So there's a steady increase in the incidence of antisocial behavior (as well as crimes) starting in early adolescence, and a tapering off in late adolescence. But this does not affect everyone equally: there seems to be about 5% of men, found in samples across the globe, who continue to offend into their 30s, their 40s, their 50s, as long as they are capable of it. What's more, it seems that they start earlier, too. They're the ones who are likely to be guilty of torturing cats or setting fires at 7, and then battering spouses and driving drunk at 40. Is there something fundamentally different between these offenders and everyone else?

Moffitt argues that there is. Her hypothesis is that this 5% have certain risk factors that, when expressed in the wrong environments, lead to stable and persistent patterns of antisocial behavior. Brain insults, whether genetic, prenatal, or postnatal; poor parenting, sometimes compounded by generational patterns of neglect or abuse; the nature of the reactions to a child's early antisocial behaviors; environments that maintain, reinforce, and strengthen negative behavior patterns. Dr. Geiselman mentioned the highly heritable nature of criminality: adopted children will generally resemble their biological parents more than their adoptive parents in terms of antisocial behaviors. There are many mechanisms by which this might occur - there is no single "antisociality gene" - but factors such as low arousal levels and difficult temperaments can set up interactions with caregivers and the environment that amplify inherent tendencies. Just because someone is raised in a different environment does not mean that they won't encounter the same reactions and biases.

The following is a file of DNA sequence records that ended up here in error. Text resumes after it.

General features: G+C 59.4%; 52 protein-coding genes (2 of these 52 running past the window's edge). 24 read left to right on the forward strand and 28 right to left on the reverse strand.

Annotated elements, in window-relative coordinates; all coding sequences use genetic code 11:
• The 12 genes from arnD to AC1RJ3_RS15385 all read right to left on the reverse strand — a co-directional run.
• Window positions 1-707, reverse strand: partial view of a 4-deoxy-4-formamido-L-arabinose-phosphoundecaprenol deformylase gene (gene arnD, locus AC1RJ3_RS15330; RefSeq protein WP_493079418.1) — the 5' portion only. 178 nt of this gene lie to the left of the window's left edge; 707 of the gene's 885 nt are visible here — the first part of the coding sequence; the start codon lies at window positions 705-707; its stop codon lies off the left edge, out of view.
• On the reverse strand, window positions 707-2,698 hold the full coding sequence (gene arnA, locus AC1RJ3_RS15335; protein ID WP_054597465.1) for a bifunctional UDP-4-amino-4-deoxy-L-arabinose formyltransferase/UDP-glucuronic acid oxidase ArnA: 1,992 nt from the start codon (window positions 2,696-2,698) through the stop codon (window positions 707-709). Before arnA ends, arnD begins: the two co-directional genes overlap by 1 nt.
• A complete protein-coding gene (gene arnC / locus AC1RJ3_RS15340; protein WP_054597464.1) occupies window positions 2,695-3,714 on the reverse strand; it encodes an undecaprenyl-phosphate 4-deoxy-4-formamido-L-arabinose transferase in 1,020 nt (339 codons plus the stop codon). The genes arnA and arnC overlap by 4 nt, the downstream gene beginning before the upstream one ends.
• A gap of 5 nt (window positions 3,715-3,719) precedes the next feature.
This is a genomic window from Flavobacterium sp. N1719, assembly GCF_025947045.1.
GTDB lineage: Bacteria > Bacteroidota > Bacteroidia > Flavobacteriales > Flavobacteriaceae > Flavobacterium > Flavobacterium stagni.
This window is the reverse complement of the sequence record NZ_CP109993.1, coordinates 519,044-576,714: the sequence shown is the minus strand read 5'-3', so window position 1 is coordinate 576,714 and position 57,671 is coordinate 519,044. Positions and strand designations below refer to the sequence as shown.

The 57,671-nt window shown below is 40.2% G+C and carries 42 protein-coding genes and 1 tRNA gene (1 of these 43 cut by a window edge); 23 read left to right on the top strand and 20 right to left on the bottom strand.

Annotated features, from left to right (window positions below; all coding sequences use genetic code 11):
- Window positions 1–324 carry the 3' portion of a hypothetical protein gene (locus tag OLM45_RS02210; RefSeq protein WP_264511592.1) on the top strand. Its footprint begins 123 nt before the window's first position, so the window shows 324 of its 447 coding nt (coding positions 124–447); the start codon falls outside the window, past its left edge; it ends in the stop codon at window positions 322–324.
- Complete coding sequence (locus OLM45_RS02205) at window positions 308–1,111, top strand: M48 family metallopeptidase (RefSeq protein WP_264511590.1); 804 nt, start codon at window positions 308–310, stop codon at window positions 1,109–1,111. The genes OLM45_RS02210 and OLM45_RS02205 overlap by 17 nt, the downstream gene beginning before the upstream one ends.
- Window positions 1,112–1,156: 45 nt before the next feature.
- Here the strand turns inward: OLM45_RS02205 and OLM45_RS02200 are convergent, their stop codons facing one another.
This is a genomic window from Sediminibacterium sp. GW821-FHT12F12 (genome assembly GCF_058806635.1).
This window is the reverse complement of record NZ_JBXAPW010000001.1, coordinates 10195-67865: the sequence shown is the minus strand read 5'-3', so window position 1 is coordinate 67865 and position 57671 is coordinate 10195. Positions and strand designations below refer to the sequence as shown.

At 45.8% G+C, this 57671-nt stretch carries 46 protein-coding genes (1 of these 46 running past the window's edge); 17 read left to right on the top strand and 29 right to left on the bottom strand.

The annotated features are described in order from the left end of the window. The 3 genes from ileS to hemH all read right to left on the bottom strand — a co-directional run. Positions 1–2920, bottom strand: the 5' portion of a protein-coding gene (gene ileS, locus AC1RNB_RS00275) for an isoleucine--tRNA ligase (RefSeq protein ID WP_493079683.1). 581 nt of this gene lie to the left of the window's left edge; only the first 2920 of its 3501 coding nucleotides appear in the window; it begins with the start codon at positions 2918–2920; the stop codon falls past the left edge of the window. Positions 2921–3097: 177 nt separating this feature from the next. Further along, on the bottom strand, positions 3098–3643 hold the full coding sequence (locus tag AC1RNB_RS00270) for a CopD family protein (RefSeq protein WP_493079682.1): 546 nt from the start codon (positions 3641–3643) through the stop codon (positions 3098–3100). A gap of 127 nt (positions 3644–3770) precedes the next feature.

On the other hand, there are also, Moffitt argues, people who only display antisocial behavior over a limited time period, namely adolescence. And it's a lot of people: Moffitt says 1/3 are arrested over their lifetimes for serious offenses, Geiselman said about 50% have been imprisoned at some time. In adolescence, it seems that antisocial behavior is more the norm than the exception. So are all these people psychopaths? Most go on to have clean records after they become adults, so it can't be some natural criminal disposition. Instead, this type of antisociality seems to rely on a number of factors.

  • Developmentally, their frontal lobes are still maturing. The frontal lobe is responsible for much of the voluntary control we have over our behavior. Whenever we have to plan something or weigh the consequences of an action we rely on our frontal lobes. Phineas Gage, the classic frontal lobe example, was a reliable, productive railway worker until he got a steel bar driven through his eye socket and out the top of his head. While he miraculously survived, it destroyed much of his frontal lobe, after which he started gambling, abusing his girlfriend, mouthing off, and showing up late to work. It's remarkable what a faulty frontal lobe can do.
  • Biologically, they're getting bombarded by hormones such as testosterone, which, while it may not be directly linked to criminality, has associations with aggression, emotion perception, and sex drive. Plus, they're also simply getting bigger, with all that that entails: they can beat up more people, break into houses, drive, etc.